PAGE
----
The creators of the peer-to-peer VoIP network Skype and the controversial file-sharing site Kazaa have unveiled their latest startup: Joost, an Internet TV company that they claim will revolutionize Internet-based television.
Janus Friis and Niklas Zennstrom formally announced Joost Tuesday, after months of speculation about the duo’s latest creation, which had been known as The Venice Project.
The project was started shortly after they sold Skype to eBay for US$2.6 billion in Sept. 2005.
Joost launches in beta form, but its founders say it already offers a more TV-like experience for the video-sharing craze that has given rise to YouTube and other Web-based video efforts.
Joost offers a “secure, efficient, piracy-proof Internet platform that enables premium interactive video experiences while guaranteeing copyright protection for content owners and creators,” according to the company, and say it will fill a “critical gap” in the current Web infrastructure.
“People are looking for increased choice and flexibility in their TV experience, while the entertainment industry needs to retain control over their content,” said Fredrik de Wahl, the firm’s CEO. “We’vemarried that consumer desire with the industry’s interests.”
Offering content owners a secure platform could help overcome any lingering reluctance to embrace the Web as a distribution channel. Google has been working aggressively to make YouTube that platform, striking content deals with many TV networks and film studios.
Alternative in Demand?
Still, indications are studios are not sold on the YouTube model — which was built initially to allow users to share home-made video and still thrives mainly on that content — is the right outlet for professional movies and TV shows. A recent report suggested several major studios are in talks about forming their own video platform.
As with YouTube, Joost would lean heavily on the social networking angle and on user generated content, the hallmark of so-called Web 2.0 applications. The founders claim that Joost was built to serve the needs of both advertisers and content owners.
It is also unique, the company stated, because it has global reach. “We’ve received positive and constructive feedback from our early beta testers and are now at a stage where we’re ready to reveal ourtrue brand,” said de Wahl.
As with Kaaza and Skype, Joost will use peer-to-peer streaming technology that the firm describes as “state of the art.”
In many ways, Friis and Zennstrom are among the architects of the Web 2.0 movement, writing the code behind Kaaza, which picked up peer-to-peer networking and file sharing where the original Napster left off, only to find itself in the cross hairs of the movie and music companies for enabling copyright infringement.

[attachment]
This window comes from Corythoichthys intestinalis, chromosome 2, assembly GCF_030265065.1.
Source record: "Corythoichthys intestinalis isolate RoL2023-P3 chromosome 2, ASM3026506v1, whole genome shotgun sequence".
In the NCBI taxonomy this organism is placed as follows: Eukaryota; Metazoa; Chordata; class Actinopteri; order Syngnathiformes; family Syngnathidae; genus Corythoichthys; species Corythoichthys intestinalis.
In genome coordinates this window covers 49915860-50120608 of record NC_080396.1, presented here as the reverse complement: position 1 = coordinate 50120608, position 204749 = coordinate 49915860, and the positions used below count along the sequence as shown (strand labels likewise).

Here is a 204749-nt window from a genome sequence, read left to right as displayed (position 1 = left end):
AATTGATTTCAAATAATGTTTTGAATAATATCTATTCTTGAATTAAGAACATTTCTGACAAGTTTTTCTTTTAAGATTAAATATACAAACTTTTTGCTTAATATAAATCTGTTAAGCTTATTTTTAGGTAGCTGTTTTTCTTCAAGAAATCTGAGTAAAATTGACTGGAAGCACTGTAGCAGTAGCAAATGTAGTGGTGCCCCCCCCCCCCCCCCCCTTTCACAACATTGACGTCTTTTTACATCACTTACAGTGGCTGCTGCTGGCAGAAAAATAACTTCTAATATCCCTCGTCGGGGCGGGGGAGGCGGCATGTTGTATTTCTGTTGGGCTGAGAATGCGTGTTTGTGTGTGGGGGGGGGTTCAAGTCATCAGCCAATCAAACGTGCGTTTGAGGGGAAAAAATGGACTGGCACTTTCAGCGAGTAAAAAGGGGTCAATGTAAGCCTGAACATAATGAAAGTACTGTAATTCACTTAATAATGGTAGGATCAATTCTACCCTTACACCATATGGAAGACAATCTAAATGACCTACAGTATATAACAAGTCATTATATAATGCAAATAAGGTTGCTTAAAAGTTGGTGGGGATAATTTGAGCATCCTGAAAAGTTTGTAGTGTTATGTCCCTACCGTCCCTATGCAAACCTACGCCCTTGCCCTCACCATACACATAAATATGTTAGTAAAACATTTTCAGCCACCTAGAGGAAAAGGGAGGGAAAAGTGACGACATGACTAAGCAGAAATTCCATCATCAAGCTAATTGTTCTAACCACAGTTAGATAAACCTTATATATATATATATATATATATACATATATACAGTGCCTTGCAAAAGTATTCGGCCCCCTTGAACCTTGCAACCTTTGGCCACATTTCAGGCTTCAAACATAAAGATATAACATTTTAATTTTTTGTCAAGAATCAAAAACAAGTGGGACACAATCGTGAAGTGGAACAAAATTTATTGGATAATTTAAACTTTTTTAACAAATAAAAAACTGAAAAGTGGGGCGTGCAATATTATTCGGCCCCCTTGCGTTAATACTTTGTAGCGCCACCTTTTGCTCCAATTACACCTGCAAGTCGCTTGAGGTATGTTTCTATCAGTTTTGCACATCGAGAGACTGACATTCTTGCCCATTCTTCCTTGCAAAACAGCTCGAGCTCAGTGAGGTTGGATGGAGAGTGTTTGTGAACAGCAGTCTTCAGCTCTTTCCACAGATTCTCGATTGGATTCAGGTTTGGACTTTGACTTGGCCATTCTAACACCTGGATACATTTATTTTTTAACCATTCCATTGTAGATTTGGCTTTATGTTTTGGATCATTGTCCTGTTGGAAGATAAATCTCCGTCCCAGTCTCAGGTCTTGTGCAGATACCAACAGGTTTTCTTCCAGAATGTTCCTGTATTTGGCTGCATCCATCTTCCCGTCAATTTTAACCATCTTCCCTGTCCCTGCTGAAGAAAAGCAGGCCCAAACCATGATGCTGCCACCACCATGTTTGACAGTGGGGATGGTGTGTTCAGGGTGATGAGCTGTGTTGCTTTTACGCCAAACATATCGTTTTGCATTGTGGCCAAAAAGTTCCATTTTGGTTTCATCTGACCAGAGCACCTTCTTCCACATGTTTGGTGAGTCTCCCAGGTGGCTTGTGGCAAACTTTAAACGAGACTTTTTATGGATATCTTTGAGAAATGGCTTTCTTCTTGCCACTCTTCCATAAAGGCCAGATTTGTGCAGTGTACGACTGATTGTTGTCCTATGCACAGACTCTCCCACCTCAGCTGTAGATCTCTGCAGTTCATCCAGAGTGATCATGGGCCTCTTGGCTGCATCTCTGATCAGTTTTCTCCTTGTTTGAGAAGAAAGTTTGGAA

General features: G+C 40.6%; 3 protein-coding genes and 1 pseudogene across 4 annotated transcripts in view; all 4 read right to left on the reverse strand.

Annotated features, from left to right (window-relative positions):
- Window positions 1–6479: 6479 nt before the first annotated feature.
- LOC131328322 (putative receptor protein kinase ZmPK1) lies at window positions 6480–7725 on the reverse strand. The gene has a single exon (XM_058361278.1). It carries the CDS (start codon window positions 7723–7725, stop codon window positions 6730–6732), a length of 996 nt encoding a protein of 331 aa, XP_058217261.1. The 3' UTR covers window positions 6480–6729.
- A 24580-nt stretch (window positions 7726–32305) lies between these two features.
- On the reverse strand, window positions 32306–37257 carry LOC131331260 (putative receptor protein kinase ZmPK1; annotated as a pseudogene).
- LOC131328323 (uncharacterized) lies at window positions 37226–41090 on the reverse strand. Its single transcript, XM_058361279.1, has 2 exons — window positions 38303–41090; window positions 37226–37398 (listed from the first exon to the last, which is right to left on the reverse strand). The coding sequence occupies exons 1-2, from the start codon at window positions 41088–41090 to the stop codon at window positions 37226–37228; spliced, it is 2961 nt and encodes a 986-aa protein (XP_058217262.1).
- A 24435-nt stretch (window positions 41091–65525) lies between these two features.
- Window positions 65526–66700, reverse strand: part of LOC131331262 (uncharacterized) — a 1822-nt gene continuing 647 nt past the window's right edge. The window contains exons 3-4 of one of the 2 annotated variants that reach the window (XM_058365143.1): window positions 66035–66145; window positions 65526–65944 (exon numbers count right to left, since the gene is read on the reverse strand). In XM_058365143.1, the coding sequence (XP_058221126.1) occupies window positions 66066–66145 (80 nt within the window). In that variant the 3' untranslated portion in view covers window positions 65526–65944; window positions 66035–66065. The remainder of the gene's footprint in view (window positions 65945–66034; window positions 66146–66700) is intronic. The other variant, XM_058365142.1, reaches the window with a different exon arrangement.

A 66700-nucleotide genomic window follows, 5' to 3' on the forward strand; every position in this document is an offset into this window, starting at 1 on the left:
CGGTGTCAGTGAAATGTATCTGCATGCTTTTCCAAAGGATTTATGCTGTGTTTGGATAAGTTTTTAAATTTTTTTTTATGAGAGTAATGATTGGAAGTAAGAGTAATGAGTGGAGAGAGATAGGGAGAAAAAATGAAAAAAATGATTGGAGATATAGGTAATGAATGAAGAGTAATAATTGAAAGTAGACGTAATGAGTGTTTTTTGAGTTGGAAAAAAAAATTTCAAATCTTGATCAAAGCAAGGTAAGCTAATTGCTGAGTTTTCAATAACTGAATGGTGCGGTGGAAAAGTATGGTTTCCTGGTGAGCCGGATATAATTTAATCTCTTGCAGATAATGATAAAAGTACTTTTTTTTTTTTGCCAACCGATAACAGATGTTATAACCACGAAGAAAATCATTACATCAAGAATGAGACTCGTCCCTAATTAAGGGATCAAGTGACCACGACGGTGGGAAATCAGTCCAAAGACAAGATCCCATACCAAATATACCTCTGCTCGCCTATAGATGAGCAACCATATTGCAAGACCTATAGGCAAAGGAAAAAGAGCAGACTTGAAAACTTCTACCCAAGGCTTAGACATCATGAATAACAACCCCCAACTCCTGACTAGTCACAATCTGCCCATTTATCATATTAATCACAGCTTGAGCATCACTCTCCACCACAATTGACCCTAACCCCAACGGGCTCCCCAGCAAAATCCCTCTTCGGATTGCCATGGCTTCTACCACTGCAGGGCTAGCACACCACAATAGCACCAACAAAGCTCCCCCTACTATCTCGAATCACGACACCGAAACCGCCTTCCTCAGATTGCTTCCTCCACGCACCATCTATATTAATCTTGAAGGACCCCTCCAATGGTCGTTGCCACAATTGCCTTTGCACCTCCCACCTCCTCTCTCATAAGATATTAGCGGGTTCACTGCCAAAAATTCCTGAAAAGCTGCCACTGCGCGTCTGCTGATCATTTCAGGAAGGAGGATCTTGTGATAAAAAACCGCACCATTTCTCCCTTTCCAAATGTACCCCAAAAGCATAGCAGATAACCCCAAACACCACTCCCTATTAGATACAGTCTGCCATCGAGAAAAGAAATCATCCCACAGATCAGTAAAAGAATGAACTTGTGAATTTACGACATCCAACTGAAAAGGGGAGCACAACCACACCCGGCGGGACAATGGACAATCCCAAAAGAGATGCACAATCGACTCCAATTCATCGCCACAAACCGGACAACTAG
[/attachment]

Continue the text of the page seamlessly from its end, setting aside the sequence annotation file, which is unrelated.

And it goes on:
Later, Skype became the first of a new wave of IP-based communications startups, one for which eBay was willing to pay a premium.
Joost has some content deals in place, with Warner Music and several TV production companies. The company said that it would open the Joost browser to third-party developers to create plug-ins and featureenhancements.
In addition, the company said that its service will be ad-supported though the commercials will run less frequently on Joost than traditional TV ads.
The Joost team’s track record suggests that they can become a disruptive force in the online video niche, though the sheer number of competitors — which includes every major Web portal including Yahoo and AOL — has or is developing its own video service offering.
Future IPTV Wars Possible
Several networks have established their own Web-based beachheads, which could make it difficult for any single platform or service to become dominant.
There are also several major IPTV (Internet protocol TV) startups, including Brightcove, in which AOL has invested, and Veoh Networks, which last year added former Disney honcho Michael Eisner to its board of directors.
“These are still the beginning days for the IPTV market,” Will Richmond, president of research firm Broadband Directions, told the E-Commerce Times. The past two years have seen venture money floodinto the segment as more homes have become equipped with broadband Internet access.
It remains to be seen which model can best offer content delivery to suit consumers needs, which will likely grow to include content for PCs, TVs and mobile devices.
Cable and telecom companies will use their existing television assets to become the favored providers, but Internet players with strong technology and unique approaches can’t be counted out.
“We’re still in the stage where different business models and technological approaches are being tested out,” Richmond said.
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